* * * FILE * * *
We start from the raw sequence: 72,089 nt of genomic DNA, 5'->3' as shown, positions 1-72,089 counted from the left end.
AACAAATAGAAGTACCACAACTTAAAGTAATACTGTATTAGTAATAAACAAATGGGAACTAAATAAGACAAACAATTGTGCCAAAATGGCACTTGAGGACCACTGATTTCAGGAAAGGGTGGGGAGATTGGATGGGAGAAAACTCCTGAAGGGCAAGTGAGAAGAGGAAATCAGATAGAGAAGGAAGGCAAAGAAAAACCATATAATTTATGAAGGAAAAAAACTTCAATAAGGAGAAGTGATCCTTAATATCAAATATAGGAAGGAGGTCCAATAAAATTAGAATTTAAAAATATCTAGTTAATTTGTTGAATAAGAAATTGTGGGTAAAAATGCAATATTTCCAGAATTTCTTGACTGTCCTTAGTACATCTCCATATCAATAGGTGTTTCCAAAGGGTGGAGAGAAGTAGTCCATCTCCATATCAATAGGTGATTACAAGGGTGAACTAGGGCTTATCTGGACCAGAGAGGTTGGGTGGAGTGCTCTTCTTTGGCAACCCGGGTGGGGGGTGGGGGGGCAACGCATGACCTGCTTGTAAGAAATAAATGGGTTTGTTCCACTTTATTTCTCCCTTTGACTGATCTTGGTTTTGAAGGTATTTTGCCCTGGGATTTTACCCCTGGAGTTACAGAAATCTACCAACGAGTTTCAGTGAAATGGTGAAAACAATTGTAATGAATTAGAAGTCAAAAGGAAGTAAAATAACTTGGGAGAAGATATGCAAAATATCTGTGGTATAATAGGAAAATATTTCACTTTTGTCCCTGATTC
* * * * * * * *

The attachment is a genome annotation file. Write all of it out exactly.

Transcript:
We start from the raw sequence: 72,089 nt of genomic DNA, 5'->3' as shown, positions 1-72,089 counted from the left end.
AACAAATAGAAGTACCACAACTTAAAGTAATACTGTATTAGTAATAAACAAATGGGAACTAAATAAGACAAACAATTGTGCCAAAATGGCACTTGAGGACCACTGATTTCAGGAAAGGGTGGGGAGATTGGATGGGAGAAAACTCCTGAAGGGCAAGTGAGAAGAGGAAATCAGATAGAGAAGGAAGGCAAAGAAAAACCATATAATTTATGAAGGAAAAAAACTTCAATAAGGAGAAGTGATCCTTAATATCAAATATAGGAAGGAGGTCCAATAAAATTAGAATTTAAAAATATCTAGTTAATTTGTTGAATAAGAAATTGTGGGTAAAAATGCAATATTTCCAGAATTTCTTGACTGTCCTTAGTACATCTCCATATCAATAGGTGTTTCCAAAGGGTGGAGAGAAGTAGTCCATCTCCATATCAATAGGTGATTACAAGGGTGAACTAGGGCTTATCTGGACCAGAGAGGTTGGGTGGAGTGCTCTTCTTTGGCAACCCGGGTGGGGGGTGGGGGGGCAACGCATGACCTGCTTGTAAGAAATAAATGGGTTTGTTCCACTTTATTTCTCCCTTTGACTGATCTTGGTTTTGAAGGTATTTTGCCCTGGGATTTTACCCCTGGAGTTACAGAAATCTACCAACGAGTTTCAGTGAAATGGTGAAAACAATTGTAATGAATTAGAAGTCAAAAGGAAGTAAAATAACTTGGGAGAAGATATGCAAAATATCTGTGGTATAATAGGAAAATATTTCACTTTTGTCCCTGATTC